The intergenerational mobility of a society describes the extent to which an individual can attain a socioeconomic status that is different from that of their parents. In more mobile societies, children are likely to move up (or down) in terms of income, wealth, or other economic outcomes. Chetty and Hendren (2018) document wide variation in intergenerational mobility across different neighborhoods in the United States.1 In our earlier essay, "Neighborhood Types and Demographics," we showed how neighborhoods in the United States can be organized into five distinct types based on racial composition and educational attainment. In this essay, we incorporate data on intergenerational mobility and examine its relationship with job growth within each neighborhood type.
Data, Methodology, and Neighborhood Types
In our first essay, our data source for neighborhood outcomes is Opportunity Insights.2 There, we use a k-means clustering method to assign each Census tract (statistical subdivision of counties) to one of five types of neighborhoods. We group these neighborhood types according to their racial composition (the share of White, Black, Asian, and Hispanic residents and percent of residents who are foreign born) and educational attainment (share of residents with a four-year college degree). The neighborhood types are ordered from lowest to highest median income.
As shown in Table 1, Types 1 and 2 have a majority of Black and Hispanic residents, respectively. While Types 3 and 5 are predominantly White, they differ in educational attainment. Finally, the racial composition and educational attainment of Type 4 represent those of the United States as a whole.
Economic Mobility and Job Growth
Next, we show how our grouping of neighborhoods helps us better understand any links between intergenerational mobility and job growth. Ex ante, we may expect to find a positive relationship between intergenerational mobility and job growth, as children that reach the top quintile of income as adults are likely to create opportunities for others in their neighborhoods. Or the underlying mechanism can go the other way: Growing neighborhoods produce intergenerational mobility since they offer more opportunities for children.
We use Opportunity Insights' measure of intergenerational mobility by Census tract. The mobility measure is the probability that children born in a given neighborhood type reach the top quintile of the national individual income distribution in 2014 and 2015. We also use Opportunity Insights' job growth measure, which is the annualized change in the number of employed workers between 2004 and 2013. Figure 1 displays binned scatter plots of the relationship between these two measures for the five neighborhood types, and Table 2 displays the corresponding means of these variables and the slopes of the lines of best fit.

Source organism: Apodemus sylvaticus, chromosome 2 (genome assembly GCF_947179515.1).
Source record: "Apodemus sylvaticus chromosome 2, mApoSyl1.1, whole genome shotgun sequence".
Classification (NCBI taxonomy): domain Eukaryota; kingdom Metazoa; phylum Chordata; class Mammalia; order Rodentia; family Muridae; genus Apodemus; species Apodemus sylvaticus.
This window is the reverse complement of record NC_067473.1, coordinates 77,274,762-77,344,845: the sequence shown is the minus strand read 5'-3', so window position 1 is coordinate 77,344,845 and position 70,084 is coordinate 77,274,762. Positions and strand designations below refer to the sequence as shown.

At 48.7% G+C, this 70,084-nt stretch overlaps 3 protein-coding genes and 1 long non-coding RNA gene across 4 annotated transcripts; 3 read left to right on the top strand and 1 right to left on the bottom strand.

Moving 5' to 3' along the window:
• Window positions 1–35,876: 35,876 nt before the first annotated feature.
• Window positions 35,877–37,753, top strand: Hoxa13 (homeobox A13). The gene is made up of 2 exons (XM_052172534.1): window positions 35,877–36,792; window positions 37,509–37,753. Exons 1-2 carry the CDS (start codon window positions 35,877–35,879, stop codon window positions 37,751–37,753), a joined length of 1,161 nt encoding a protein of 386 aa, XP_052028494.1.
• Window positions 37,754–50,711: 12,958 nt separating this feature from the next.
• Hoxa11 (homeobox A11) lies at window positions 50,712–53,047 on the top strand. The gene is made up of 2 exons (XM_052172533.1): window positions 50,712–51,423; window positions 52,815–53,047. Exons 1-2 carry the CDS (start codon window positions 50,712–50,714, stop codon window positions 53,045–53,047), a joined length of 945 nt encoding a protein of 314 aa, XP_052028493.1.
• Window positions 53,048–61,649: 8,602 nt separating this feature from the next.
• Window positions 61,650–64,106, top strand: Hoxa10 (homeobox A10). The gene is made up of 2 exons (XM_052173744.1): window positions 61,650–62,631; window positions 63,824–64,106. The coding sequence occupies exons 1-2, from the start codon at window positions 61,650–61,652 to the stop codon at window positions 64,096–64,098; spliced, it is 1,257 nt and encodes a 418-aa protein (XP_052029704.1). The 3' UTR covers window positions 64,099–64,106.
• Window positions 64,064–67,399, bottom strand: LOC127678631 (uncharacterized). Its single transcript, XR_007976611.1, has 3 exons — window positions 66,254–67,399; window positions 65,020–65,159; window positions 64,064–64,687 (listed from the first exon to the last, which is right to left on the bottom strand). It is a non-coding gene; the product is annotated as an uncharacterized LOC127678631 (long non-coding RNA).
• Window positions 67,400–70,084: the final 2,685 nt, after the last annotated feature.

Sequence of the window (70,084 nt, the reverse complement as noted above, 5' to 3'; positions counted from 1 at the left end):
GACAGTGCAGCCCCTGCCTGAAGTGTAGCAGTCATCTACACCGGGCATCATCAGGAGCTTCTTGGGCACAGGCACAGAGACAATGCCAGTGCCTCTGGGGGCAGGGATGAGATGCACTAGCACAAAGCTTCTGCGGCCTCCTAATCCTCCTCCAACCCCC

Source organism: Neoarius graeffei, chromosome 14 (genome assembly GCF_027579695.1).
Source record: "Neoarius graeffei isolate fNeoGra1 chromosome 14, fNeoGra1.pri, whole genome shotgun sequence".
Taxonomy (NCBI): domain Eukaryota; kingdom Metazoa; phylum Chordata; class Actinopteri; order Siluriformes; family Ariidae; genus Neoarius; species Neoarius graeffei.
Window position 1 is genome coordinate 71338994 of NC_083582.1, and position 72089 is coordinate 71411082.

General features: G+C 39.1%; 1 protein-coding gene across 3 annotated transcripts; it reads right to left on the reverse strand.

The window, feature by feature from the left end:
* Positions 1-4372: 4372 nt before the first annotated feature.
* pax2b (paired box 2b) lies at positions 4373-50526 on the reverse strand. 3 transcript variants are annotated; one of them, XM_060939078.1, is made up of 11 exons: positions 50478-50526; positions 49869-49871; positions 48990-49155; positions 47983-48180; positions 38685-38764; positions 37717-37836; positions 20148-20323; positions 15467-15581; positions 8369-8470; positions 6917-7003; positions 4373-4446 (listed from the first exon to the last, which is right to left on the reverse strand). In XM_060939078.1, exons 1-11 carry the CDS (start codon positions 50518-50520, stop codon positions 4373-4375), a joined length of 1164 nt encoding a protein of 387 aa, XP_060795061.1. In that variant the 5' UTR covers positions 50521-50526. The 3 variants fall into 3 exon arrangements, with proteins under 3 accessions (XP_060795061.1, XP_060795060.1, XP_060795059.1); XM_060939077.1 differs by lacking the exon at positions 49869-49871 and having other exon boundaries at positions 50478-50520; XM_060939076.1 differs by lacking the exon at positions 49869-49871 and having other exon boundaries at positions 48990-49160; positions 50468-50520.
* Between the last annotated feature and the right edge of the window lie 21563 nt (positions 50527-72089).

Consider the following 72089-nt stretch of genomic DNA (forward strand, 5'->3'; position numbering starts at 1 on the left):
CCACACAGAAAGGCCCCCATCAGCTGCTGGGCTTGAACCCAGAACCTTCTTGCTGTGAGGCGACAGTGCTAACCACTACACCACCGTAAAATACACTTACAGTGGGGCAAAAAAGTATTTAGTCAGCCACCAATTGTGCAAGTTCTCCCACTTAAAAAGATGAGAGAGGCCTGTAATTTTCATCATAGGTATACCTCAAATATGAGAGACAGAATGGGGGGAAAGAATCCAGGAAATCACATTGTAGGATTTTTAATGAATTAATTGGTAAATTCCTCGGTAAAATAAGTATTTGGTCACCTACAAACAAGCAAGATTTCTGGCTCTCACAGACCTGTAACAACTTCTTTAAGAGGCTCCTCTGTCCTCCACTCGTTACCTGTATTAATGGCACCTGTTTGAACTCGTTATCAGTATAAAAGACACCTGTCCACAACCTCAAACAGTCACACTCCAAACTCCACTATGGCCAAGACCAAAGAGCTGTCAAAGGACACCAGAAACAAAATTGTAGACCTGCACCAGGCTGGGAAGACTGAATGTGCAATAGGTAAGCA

The average probability of reaching the top 20% of national income increases with each neighborhood group, moving from 11.7% for Type 1 to 31.3% for Type 5. Similarly, Type 1 has the lowest job growth, 0.4% per year, while Type 5 has the highest, 2.2% per year.
Next, we turn our attention to the slopes of the lines in Figure 1. Types 1 to 4 exhibit positive relationships between economic mobility and job growth. While Type 1 has the lowest average probability of children reaching the top quintile of income as adults, Type 1 sees the largest increase in job growth for every increase in probability of reaching the top quintile of income, indicating that it has the strongest relationship between economic mobility and job growth of all five groups. For Type 5, however, economic mobility and job growth have a negative relationship, even though Type 5 has the highest average job growth and economic mobility. As the probability of children reaching the top quintile of income increases, job growth decreases. This heterogeneity across neighborhood types contributes to a low correlation in the aggregate, 0.049.
Why might we see this negative relationship in Type 5 neighborhoods? One plausible explanation is that, for a neighborhood to capture positive spillover effects and job creation from children that become upwardly mobile adults, those adults must stay near their childhood homes. The Opportunity Insights data contains this information, so we can check this directly. As Figure 2 shows, Type 1 and Type 2 neighborhoods have the highest stay rates of the neighborhood types. Types 1 and 2 also have the strongest relationship between intergenerational mobility and job growth. Therefore, they are the types most likely to capture the positive economic effects of their children reaching the top quintile of national income as adults. In contrast, Type 5 has the lowest stay rates and also a negative relationship between mobility and job growth. Hence, the propensity for individuals to move away from their childhood homes may be one driver of the relationships documented in Figure 1.
To summarize, neighborhoods across the U.S. exhibit both systematic differences in racial and educational composition as well as economic relationships and outcomes. In most neighborhoods types, upward economic mobility correlates positively with job growth. We have shown, however, that neighborhood stay rates are important factors in capturing the positive effects of economic mobility.